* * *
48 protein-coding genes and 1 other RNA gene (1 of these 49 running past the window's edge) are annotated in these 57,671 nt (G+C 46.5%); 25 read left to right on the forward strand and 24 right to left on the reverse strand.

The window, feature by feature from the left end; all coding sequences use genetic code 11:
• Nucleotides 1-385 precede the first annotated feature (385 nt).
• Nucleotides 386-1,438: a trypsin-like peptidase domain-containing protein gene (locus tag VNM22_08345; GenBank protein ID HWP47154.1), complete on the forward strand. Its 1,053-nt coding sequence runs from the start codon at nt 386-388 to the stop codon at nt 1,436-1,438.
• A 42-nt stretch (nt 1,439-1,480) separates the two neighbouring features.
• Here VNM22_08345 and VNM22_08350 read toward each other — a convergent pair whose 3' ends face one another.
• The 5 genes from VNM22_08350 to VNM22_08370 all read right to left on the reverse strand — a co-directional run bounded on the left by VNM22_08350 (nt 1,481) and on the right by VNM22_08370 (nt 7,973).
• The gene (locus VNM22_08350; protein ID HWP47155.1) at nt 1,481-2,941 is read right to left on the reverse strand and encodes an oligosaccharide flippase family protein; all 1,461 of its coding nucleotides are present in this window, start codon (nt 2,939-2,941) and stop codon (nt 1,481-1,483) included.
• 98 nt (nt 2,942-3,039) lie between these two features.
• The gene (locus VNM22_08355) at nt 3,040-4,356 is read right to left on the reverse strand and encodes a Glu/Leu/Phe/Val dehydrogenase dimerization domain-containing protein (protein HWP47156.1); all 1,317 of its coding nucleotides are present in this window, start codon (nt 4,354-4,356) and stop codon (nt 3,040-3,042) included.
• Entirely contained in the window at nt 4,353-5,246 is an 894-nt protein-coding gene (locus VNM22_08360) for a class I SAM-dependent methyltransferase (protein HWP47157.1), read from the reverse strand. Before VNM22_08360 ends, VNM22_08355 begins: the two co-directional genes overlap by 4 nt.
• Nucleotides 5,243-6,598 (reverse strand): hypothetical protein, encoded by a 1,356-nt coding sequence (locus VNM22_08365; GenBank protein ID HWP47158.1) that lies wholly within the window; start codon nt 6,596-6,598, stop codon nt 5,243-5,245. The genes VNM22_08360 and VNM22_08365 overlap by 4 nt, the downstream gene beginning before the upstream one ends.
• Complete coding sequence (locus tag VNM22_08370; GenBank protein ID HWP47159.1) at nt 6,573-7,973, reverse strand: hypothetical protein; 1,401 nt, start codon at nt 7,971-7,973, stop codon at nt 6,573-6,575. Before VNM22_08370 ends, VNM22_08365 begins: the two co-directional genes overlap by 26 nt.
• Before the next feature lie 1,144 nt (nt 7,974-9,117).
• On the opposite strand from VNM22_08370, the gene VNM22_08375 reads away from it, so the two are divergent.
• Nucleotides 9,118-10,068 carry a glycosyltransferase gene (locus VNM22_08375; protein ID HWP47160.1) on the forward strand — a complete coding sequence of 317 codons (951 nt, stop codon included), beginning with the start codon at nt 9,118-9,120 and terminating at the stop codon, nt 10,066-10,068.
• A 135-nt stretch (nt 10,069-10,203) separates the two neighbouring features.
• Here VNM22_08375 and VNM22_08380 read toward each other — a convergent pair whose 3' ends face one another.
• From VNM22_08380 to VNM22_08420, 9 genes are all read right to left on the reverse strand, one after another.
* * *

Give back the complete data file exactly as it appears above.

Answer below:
48 protein-coding genes and 1 other RNA gene (1 of these 49 running past the window's edge) are annotated in these 57,671 nt (G+C 46.5%); 25 read left to right on the forward strand and 24 right to left on the reverse strand.

The window, feature by feature from the left end; all coding sequences use genetic code 11:
• Nucleotides 1-385 precede the first annotated feature (385 nt).
• Nucleotides 386-1,438: a trypsin-like peptidase domain-containing protein gene (locus tag VNM22_08345; GenBank protein ID HWP47154.1), complete on the forward strand. Its 1,053-nt coding sequence runs from the start codon at nt 386-388 to the stop codon at nt 1,436-1,438.
• A 42-nt stretch (nt 1,439-1,480) separates the two neighbouring features.
• Here VNM22_08345 and VNM22_08350 read toward each other — a convergent pair whose 3' ends face one another.
• The 5 genes from VNM22_08350 to VNM22_08370 all read right to left on the reverse strand — a co-directional run bounded on the left by VNM22_08350 (nt 1,481) and on the right by VNM22_08370 (nt 7,973).
• The gene (locus VNM22_08350; protein ID HWP47155.1) at nt 1,481-2,941 is read right to left on the reverse strand and encodes an oligosaccharide flippase family protein; all 1,461 of its coding nucleotides are present in this window, start codon (nt 2,939-2,941) and stop codon (nt 1,481-1,483) included.
• 98 nt (nt 2,942-3,039) lie between these two features.
• The gene (locus VNM22_08355) at nt 3,040-4,356 is read right to left on the reverse strand and encodes a Glu/Leu/Phe/Val dehydrogenase dimerization domain-containing protein (protein HWP47156.1); all 1,317 of its coding nucleotides are present in this window, start codon (nt 4,354-4,356) and stop codon (nt 3,040-3,042) included.
• Entirely contained in the window at nt 4,353-5,246 is an 894-nt protein-coding gene (locus VNM22_08360) for a class I SAM-dependent methyltransferase (protein HWP47157.1), read from the reverse strand. Before VNM22_08360 ends, VNM22_08355 begins: the two co-directional genes overlap by 4 nt.
• Nucleotides 5,243-6,598 (reverse strand): hypothetical protein, encoded by a 1,356-nt coding sequence (locus VNM22_08365; GenBank protein ID HWP47158.1) that lies wholly within the window; start codon nt 6,596-6,598, stop codon nt 5,243-5,245. The genes VNM22_08360 and VNM22_08365 overlap by 4 nt, the downstream gene beginning before the upstream one ends.
• Complete coding sequence (locus tag VNM22_08370; GenBank protein ID HWP47159.1) at nt 6,573-7,973, reverse strand: hypothetical protein; 1,401 nt, start codon at nt 7,971-7,973, stop codon at nt 6,573-6,575. Before VNM22_08370 ends, VNM22_08365 begins: the two co-directional genes overlap by 26 nt.
• Before the next feature lie 1,144 nt (nt 7,974-9,117).
• On the opposite strand from VNM22_08370, the gene VNM22_08375 reads away from it, so the two are divergent.
• Nucleotides 9,118-10,068 carry a glycosyltransferase gene (locus VNM22_08375; protein ID HWP47160.1) on the forward strand — a complete coding sequence of 317 codons (951 nt, stop codon included), beginning with the start codon at nt 9,118-9,120 and terminating at the stop codon, nt 10,066-10,068.
• A 135-nt stretch (nt 10,069-10,203) separates the two neighbouring features.
• Here VNM22_08375 and VNM22_08380 read toward each other — a convergent pair whose 3' ends face one another.
• From VNM22_08380 to VNM22_08420, 9 genes are all read right to left on the reverse strand, one after another.